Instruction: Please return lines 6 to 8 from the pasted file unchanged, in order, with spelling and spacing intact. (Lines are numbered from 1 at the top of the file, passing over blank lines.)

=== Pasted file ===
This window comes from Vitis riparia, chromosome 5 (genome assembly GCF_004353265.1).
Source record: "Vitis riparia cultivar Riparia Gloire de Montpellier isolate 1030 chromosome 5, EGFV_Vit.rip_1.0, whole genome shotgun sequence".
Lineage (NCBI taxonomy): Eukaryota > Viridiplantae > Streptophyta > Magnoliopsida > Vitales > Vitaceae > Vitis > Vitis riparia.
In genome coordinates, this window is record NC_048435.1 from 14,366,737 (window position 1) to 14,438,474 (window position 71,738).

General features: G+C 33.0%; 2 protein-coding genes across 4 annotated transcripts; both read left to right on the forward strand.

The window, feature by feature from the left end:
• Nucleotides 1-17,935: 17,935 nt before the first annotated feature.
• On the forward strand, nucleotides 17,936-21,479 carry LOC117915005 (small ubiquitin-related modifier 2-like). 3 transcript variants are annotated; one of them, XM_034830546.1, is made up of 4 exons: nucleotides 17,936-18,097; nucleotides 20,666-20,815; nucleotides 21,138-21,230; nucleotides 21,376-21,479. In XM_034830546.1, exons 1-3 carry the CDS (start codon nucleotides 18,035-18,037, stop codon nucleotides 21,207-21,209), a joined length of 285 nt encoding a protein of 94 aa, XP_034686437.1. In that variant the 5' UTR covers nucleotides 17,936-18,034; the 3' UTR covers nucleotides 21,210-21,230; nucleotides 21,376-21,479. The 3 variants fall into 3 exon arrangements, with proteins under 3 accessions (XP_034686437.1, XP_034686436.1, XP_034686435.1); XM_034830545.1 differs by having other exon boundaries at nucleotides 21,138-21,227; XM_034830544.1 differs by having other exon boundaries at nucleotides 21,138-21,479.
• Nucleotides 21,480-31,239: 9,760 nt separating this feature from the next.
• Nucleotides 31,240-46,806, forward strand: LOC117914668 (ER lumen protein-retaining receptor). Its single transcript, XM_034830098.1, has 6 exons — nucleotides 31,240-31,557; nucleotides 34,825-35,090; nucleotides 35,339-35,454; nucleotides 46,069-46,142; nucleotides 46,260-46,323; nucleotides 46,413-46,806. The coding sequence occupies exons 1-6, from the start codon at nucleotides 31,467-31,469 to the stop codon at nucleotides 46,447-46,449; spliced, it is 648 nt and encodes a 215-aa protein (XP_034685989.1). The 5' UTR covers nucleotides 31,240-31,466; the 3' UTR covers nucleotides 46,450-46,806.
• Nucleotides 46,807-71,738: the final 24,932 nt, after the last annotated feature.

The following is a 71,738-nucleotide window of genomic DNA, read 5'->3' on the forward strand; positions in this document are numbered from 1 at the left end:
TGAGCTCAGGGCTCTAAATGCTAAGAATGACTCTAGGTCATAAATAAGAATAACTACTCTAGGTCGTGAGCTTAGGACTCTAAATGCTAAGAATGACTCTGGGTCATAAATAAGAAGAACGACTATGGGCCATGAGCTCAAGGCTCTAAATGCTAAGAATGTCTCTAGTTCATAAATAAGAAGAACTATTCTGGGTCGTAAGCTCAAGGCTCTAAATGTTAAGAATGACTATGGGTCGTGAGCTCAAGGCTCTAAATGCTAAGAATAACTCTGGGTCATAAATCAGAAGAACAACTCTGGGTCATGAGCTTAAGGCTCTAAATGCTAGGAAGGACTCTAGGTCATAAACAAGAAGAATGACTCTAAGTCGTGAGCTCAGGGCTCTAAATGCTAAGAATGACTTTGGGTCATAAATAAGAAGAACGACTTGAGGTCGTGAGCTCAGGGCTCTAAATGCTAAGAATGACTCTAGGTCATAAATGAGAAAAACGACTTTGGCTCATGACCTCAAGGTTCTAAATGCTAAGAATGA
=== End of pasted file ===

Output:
The window, feature by feature from the left end:
• Nucleotides 1-17,935: 17,935 nt before the first annotated feature.
• On the forward strand, nucleotides 17,936-21,479 carry LOC117915005 (small ubiquitin-related modifier 2-like). 3 transcript variants are annotated; one of them, XM_034830546.1, is made up of 4 exons: nucleotides 17,936-18,097; nucleotides 20,666-20,815; nucleotides 21,138-21,230; nucleotides 21,376-21,479. In XM_034830546.1, exons 1-3 carry the CDS (start codon nucleotides 18,035-18,037, stop codon nucleotides 21,207-21,209), a joined length of 285 nt encoding a protein of 94 aa, XP_034686437.1. In that variant the 5' UTR covers nucleotides 17,936-18,034; the 3' UTR covers nucleotides 21,210-21,230; nucleotides 21,376-21,479. The 3 variants fall into 3 exon arrangements, with proteins under 3 accessions (XP_034686437.1, XP_034686436.1, XP_034686435.1); XM_034830545.1 differs by having other exon boundaries at nucleotides 21,138-21,227; XM_034830544.1 differs by having other exon boundaries at nucleotides 21,138-21,479.